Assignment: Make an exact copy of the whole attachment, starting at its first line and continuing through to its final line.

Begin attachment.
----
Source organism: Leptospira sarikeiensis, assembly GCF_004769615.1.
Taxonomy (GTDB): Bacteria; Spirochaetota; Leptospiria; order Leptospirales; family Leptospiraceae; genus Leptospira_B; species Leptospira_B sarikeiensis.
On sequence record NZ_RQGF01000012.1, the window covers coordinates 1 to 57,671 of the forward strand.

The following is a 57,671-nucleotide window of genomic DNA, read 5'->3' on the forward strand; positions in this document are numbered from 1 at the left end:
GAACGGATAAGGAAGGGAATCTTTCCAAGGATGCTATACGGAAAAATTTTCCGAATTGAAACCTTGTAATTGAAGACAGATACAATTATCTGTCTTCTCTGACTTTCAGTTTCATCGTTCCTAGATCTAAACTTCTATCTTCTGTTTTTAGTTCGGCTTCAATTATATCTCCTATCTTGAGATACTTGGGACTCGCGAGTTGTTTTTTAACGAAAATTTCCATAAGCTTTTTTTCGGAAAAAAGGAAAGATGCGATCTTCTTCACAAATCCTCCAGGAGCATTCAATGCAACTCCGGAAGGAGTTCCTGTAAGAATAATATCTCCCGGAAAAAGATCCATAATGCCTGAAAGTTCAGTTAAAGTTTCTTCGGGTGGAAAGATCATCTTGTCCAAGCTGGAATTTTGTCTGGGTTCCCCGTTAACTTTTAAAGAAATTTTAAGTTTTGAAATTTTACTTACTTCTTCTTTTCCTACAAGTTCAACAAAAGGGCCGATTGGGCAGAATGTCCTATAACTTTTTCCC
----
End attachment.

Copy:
Source organism: Leptospira sarikeiensis, assembly GCF_004769615.1.
Taxonomy (GTDB): Bacteria; Spirochaetota; Leptospiria; order Leptospirales; family Leptospiraceae; genus Leptospira_B; species Leptospira_B sarikeiensis.
On sequence record NZ_RQGF01000012.1, the window covers coordinates 1 to 57,671 of the forward strand.

The following is a 57,671-nucleotide window of genomic DNA, read 5'->3' on the forward strand; positions in this document are numbered from 1 at the left end:
GAACGGATAAGGAAGGGAATCTTTCCAAGGATGCTATACGGAAAAATTTTCCGAATTGAAACCTTGTAATTGAAGACAGATACAATTATCTGTCTTCTCTGACTTTCAGTTTCATCGTTCCTAGATCTAAACTTCTATCTTCTGTTTTTAGTTCGGCTTCAATTATATCTCCTATCTTGAGATACTTGGGACTCGCGAGTTGTTTTTTAACGAAAATTTCCATAAGCTTTTTTTCGGAAAAAAGGAAAGATGCGATCTTCTTCACAAATCCTCCAGGAGCATTCAATGCAACTCCGGAAGGAGTTCCTGTAAGAATAATATCTCCCGGAAAAAGATCCATAATGCCTGAAAGTTCAGTTAAAGTTTCTTCGGGTGGAAAGATCATCTTGTCCAAGCTGGAATTTTGTCTGGGTTCCCCGTTAACTTTTAAAGAAATTTTAAGTTTTGAAATTTTACTTACTTCTTCTTTTCCTACAAGTTCAACAAAAGGGCCGATTGGGCAGAATGTCCTATAACTTTTTCCC